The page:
Kosovo: Serb expulsions policy reversal
The stream of tens of thousands of refugees who fled Kosovo at the weekend has since dwindled to a trickle amid fears that refugees are being forcibly prevented from reaching Kosovo's borders and that some might have been turned back. UNHCR does not now what caused the reversal of the Serbian policy of expulsions but it is highly unlikely that tens of thousands of terrified Kosovo Albanians suddenly changed their mind and decided to head home.
In the former Yugoslav republic of Macedonia, the authorities authorised the construction of a new refugee camp in Cegrane near Tetovo with an ultimate capacity to host 15,000 people. They also approved the establishment of a tented transit centre at Blace. The decision coincided with the arrival in Macedonia Monday of Deputy High Commissioner Gerald Walzer who was in meetings with government officials all day Tuesday.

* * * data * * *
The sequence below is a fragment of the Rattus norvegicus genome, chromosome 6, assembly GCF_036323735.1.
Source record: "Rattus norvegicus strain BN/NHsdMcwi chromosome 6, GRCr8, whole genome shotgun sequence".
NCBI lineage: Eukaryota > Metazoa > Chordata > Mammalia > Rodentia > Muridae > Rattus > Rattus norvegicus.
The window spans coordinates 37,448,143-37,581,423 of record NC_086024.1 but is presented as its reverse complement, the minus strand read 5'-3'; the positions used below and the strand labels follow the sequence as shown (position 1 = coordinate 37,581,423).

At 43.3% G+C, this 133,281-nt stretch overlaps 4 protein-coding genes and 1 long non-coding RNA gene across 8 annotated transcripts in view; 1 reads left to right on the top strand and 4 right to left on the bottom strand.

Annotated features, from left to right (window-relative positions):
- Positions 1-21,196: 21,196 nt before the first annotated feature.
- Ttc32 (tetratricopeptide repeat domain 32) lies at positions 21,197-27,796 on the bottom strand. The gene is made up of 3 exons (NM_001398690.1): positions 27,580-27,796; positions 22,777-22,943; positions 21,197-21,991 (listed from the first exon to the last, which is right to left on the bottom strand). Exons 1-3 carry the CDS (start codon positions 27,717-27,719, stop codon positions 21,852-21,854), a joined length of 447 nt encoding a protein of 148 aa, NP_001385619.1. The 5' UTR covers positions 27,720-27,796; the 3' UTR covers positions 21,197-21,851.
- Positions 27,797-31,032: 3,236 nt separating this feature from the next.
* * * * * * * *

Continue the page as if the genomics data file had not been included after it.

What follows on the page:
More than 2,000 people who arrived Monday at the Lojane crossing on Serbian-Macedonian border have spent the night in no man's land in the open since the government refused to allow them in. UNHCR is negotiating with the Macedonian authorities to allow them in.